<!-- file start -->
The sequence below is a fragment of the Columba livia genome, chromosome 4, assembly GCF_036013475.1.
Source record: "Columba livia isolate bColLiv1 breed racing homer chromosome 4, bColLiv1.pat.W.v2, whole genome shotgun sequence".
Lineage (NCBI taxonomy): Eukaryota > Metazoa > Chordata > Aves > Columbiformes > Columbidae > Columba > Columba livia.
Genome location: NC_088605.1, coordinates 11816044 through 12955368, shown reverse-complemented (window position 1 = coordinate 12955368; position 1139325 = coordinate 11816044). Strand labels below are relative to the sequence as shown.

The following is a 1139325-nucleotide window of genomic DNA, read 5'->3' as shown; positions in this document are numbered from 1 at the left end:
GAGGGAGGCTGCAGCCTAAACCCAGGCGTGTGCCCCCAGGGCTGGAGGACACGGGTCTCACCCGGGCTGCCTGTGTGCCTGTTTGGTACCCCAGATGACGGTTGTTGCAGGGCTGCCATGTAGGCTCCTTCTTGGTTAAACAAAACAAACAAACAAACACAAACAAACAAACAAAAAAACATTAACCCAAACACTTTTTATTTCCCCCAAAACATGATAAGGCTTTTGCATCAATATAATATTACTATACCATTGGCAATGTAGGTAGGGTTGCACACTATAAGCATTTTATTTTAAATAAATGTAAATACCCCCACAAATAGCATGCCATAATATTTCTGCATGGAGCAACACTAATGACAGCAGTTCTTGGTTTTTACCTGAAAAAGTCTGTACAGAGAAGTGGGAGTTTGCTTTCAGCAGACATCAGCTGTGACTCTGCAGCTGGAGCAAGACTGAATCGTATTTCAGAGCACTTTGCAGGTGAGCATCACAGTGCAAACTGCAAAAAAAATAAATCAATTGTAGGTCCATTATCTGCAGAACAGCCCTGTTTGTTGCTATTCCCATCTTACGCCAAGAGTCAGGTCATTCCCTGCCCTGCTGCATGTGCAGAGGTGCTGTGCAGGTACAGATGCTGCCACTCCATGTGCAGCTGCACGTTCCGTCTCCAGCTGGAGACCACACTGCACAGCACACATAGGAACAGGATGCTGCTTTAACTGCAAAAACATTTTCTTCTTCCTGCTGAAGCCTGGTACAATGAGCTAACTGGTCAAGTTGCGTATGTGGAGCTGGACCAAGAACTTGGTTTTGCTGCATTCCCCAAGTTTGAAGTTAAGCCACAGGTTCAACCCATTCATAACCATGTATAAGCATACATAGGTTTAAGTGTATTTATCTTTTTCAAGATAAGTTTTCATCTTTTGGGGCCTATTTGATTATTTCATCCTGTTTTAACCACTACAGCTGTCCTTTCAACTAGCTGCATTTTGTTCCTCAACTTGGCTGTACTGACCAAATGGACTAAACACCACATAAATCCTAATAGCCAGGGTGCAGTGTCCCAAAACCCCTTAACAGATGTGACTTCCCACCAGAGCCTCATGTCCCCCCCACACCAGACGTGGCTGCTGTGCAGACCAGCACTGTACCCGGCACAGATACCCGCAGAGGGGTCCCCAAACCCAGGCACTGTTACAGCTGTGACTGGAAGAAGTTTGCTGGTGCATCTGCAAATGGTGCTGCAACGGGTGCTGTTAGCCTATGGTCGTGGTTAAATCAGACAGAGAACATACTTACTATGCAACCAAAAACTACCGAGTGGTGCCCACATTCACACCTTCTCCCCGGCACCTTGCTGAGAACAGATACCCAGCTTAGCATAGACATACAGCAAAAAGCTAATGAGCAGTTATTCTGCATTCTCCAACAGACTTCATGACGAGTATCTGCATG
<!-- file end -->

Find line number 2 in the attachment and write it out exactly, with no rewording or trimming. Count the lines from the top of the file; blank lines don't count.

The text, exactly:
Source record: "Columba livia isolate bColLiv1 breed racing homer chromosome 4, bColLiv1.pat.W.v2, whole genome shotgun sequence".